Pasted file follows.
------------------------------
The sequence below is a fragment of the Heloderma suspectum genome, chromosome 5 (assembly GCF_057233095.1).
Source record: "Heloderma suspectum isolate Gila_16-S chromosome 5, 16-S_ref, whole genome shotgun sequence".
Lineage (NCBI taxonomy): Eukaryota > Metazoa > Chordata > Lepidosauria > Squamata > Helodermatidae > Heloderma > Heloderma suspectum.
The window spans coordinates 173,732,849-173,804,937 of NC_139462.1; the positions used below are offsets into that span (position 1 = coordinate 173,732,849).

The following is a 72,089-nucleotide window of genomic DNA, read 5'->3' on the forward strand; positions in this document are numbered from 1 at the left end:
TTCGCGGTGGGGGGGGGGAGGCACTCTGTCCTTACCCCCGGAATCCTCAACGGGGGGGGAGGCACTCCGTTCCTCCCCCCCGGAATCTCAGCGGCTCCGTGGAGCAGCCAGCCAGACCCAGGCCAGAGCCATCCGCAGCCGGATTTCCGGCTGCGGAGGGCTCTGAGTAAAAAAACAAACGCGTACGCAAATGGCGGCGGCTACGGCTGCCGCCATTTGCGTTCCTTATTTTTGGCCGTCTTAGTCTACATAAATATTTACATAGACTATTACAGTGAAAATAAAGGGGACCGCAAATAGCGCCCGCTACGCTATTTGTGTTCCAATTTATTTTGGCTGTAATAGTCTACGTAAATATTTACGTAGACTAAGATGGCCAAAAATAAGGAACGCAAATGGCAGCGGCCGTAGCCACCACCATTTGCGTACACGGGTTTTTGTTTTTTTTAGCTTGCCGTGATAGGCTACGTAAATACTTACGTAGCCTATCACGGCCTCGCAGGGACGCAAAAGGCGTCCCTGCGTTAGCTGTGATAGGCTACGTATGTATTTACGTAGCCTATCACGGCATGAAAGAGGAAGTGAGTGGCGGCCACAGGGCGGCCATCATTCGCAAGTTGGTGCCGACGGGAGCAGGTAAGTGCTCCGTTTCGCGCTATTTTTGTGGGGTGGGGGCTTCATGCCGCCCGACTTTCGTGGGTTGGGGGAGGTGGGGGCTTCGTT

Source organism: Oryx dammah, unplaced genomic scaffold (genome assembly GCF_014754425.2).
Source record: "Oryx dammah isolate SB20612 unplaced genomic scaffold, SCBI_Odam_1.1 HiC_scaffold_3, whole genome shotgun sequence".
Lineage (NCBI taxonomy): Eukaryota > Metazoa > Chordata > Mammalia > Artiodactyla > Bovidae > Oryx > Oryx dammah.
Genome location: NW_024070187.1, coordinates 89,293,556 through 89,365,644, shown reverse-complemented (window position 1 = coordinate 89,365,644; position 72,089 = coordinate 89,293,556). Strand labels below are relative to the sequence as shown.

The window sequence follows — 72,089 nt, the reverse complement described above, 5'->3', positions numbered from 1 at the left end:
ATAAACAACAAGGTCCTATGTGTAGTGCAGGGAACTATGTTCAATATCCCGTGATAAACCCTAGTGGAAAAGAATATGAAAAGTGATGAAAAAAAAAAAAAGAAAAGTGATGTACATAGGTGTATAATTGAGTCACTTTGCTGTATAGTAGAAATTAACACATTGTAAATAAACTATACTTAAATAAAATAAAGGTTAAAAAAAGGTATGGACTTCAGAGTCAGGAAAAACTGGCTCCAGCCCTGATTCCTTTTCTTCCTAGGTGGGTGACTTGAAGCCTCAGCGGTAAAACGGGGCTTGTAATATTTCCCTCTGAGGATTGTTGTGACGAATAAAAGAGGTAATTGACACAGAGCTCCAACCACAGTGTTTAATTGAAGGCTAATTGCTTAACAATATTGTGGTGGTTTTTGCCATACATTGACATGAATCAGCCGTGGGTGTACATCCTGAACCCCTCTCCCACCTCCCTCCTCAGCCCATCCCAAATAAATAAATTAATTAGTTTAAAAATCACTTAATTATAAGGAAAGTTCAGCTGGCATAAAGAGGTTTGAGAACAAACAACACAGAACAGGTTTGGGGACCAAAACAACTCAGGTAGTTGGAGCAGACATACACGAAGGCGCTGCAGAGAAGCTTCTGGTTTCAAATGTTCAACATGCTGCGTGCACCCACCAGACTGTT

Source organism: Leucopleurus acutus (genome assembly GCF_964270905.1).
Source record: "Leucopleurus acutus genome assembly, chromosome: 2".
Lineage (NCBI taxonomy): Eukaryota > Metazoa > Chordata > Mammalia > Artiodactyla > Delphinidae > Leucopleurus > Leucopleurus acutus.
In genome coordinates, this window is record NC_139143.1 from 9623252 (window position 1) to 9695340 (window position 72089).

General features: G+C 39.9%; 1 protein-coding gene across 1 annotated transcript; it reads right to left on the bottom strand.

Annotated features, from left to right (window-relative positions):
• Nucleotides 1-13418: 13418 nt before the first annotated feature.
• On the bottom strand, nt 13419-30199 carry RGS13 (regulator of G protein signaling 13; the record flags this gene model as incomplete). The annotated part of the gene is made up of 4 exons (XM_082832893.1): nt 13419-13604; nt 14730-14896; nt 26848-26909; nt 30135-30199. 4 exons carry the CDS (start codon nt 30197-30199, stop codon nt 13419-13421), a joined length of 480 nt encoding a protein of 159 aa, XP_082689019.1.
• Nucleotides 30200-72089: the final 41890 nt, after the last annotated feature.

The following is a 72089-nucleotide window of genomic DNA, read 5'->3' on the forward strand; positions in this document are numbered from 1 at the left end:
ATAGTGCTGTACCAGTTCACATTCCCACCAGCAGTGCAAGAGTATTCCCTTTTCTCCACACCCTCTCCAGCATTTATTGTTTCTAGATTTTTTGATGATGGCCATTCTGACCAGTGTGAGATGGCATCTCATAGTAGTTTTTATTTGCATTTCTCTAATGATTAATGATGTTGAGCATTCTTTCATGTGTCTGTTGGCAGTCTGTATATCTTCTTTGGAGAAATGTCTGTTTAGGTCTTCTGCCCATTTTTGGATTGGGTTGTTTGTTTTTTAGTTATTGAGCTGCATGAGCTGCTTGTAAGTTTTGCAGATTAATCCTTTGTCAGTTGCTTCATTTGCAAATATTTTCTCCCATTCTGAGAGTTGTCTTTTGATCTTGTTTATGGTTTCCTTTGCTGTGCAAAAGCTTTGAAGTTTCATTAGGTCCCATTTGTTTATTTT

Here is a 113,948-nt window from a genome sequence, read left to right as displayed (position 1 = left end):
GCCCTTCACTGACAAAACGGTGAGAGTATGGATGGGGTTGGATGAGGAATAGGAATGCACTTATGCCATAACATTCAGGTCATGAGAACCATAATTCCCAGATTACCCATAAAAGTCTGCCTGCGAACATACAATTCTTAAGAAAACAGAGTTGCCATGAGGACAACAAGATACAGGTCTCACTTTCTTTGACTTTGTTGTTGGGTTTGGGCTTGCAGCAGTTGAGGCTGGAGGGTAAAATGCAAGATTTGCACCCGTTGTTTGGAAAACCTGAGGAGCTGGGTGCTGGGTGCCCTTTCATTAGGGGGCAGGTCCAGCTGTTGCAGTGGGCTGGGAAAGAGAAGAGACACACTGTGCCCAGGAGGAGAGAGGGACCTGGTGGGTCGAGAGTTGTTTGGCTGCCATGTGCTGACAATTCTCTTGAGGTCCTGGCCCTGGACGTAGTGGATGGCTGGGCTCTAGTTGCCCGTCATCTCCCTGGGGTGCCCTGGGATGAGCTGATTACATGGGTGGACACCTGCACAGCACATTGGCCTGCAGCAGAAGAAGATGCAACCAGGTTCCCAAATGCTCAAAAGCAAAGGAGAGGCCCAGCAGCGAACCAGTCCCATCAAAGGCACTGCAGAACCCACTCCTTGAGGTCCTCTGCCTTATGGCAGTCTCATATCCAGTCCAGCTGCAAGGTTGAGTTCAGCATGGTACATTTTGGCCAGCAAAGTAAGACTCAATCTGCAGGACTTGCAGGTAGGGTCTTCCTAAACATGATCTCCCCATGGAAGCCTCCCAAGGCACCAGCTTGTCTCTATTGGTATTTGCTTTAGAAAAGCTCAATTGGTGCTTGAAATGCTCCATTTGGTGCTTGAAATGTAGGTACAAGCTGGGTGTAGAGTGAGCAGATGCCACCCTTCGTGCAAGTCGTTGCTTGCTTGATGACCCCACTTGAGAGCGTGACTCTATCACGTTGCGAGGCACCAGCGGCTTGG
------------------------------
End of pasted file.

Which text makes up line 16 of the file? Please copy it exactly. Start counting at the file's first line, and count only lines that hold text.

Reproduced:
In genome coordinates, this window is record NC_139143.1 from 9623252 (window position 1) to 9695340 (window position 72089).